IS(K) mirrors its mother organisation, Islamic State of Iraq and Levant, by making extreme violence an end in itself to gain influence, strength and resources. This has proved a magnet for disenchanted Taliban hardliners.
The key test ahead is if the United States leaves a residual counter-terrorism force of upto 5,000 after the April 2021 withdrawal. A sort of guarantee for the peace deal, it can also increase the Taliban’s problems with its hardliners to the benefit of IS(K).
Between the Taliban and the IS(K), most states affected by Afghanistan’s instabilities prefer the Taliban, which is an insurgent movement with no revolutionary ambitions abroad.
These grudging supporters include the leading powers, the US, Russia, China, the Central Asian Republics, Iran, Pakistan, etc.
Although Indian agencies have contacts with the Taliban through Iran, it doesn’t translate to meaningful political traction, this being scuppered by Pakistan’s closeness to the insurgent outfit, and the Taliban’s own supportive role in the IC-814 hijack.
The Haqqani Taliban through its violent attack on Indian interests and assets in Afghanistan guided by Pakistan’s ISI also makes accommodation with the Taliban remote for now.
On the other hand, India’s support of the Afghan government and its training of Afghan defence forces makes it anathema to the Taliban. Nevertheless, the IS(K) represents a bigger challenge, with recruits from India and with a chapter dedicated to terrorism in India.
Once the US departs, India’s non-military investments of $3 billion in Afghanistan will go up in smoke and India’s security interests will come under severe strain.
It is unlikely that the isolated civilian government with a depleted military can withstand Taliban pressure for long.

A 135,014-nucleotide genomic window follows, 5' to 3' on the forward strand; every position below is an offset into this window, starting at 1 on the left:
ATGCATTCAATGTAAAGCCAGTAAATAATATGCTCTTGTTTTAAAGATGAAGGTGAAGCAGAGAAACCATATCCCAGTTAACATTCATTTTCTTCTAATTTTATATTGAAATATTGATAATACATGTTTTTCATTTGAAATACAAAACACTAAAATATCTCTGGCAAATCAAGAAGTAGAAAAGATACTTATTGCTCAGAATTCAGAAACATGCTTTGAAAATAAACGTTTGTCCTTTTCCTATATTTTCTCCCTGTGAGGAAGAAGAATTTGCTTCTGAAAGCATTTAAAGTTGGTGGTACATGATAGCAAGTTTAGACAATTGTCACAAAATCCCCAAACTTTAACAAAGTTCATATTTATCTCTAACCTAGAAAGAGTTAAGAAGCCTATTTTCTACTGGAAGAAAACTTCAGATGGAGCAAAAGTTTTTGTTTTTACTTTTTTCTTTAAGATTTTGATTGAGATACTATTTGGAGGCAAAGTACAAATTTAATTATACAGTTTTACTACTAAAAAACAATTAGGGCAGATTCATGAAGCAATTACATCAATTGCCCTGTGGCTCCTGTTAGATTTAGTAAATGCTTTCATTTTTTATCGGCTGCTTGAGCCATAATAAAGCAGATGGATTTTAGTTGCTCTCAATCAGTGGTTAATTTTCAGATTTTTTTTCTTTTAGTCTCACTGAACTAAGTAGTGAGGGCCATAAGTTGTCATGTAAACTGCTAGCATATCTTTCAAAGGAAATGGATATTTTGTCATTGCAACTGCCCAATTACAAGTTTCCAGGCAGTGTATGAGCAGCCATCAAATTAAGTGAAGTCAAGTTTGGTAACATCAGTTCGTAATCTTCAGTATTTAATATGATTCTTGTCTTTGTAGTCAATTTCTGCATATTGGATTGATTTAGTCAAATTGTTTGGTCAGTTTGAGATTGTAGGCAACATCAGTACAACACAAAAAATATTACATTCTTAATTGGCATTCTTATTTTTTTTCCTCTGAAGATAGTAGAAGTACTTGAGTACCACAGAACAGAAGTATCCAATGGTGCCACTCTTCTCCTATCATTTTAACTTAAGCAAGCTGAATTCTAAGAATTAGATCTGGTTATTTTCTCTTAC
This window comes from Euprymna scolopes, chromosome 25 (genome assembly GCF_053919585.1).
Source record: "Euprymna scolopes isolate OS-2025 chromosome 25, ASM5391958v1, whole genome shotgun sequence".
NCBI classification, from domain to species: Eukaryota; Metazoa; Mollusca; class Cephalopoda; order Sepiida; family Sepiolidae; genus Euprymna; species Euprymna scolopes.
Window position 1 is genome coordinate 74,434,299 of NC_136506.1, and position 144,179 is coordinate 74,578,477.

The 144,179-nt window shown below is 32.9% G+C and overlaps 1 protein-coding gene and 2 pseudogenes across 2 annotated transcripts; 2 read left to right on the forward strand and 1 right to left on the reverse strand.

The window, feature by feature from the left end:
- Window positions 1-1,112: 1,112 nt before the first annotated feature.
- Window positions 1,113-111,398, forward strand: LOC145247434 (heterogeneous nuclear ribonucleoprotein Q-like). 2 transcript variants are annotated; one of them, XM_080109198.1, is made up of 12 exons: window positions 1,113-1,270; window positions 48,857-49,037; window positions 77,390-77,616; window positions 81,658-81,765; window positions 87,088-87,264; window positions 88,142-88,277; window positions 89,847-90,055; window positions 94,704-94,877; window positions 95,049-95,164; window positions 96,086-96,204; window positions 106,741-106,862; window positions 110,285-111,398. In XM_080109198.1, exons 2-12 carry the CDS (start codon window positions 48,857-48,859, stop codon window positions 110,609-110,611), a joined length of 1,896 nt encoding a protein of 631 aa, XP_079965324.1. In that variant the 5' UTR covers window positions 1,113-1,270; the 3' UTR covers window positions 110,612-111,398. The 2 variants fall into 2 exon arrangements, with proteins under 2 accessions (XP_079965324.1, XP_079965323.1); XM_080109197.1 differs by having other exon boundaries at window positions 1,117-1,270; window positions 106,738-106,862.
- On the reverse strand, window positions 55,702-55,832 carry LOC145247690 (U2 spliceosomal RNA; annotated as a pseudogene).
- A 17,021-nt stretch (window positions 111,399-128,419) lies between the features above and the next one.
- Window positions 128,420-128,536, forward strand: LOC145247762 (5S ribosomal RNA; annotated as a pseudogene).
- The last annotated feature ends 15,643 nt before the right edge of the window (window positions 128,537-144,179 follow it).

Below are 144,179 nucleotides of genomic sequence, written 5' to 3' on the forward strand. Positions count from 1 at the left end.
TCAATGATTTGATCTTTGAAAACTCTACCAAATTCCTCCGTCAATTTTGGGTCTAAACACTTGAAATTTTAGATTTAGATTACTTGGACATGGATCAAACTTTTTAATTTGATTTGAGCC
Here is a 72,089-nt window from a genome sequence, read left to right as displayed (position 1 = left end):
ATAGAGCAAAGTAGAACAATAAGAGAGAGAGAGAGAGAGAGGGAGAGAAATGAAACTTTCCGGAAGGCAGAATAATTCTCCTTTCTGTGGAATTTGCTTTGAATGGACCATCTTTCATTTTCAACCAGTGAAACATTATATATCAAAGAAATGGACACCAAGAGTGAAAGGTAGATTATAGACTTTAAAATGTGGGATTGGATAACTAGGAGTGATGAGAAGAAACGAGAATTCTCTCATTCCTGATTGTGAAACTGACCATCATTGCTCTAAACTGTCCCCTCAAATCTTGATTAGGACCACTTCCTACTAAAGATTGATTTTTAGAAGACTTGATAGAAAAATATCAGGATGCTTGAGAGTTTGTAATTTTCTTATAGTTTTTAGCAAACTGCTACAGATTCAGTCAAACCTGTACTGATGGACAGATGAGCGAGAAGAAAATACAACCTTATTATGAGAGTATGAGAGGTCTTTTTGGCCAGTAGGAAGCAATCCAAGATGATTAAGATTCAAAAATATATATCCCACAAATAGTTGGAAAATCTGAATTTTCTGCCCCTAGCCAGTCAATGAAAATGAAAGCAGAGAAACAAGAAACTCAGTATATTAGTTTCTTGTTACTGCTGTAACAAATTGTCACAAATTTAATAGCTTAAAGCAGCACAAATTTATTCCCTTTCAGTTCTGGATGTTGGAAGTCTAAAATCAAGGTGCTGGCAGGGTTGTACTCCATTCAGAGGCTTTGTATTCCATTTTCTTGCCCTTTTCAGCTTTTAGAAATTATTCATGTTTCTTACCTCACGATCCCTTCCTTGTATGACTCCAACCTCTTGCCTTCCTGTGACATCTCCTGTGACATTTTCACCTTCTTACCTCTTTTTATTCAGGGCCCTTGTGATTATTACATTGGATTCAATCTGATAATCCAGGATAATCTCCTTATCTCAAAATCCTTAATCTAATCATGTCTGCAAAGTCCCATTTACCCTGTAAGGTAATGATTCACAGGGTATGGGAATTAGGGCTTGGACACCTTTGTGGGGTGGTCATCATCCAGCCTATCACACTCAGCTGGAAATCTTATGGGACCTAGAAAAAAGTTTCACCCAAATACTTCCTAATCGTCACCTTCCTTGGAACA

If this is accompanied by an ascendency of Pakistan, it can provide no comfort to New Delhi. Between a rock and a hard place is what confronts India in Afghanistan.
The situation of other states is, however, only slightly better. The United States has to keep an eagle eye on Afghanistan in the foreseeable future with the possibility of repeat military deployments which are politically controversial. Russia, China and Iran have to tolerate a hardline Taliban in their backyard because the alternative of IS(K) is unacceptable.
Having spearheaded the Islamic “revolution” in the 1990s, the Taliban cannot go soft and still hope to retain its radical base which is ever ready to switch to the IS(K).
The last of its hardcore 400 fighters in Afghan government captivity are to be released after US threats of aid cuts and this only makes the situation more precarious.
All of Afghanistan’s neighbours and near-neighbours have deepened partnerships with one another to manage the new flux after the US withdrawal, except for India whose differences with Pakistan over Kashmir and now China on the border question stand in the way.
Once a conduit for humanitarian aid to Afghanistan and quiet manoeuvrings with the Taliban, Iran has also moved away over differences over compliances with US sanctions and internal issues related to Muslims and Kashmir.
Busy retrenching, the US has nothing to offer except vague promises of protecting Indian interests.
The only big player left is Russia, with which India has a defence suppliers’ relationship after the United States displaced it as the most valued political partner. All at once, history is being turned back 20 years and the prospects are dark.
The writer is an analyst and journalist based in New Delhi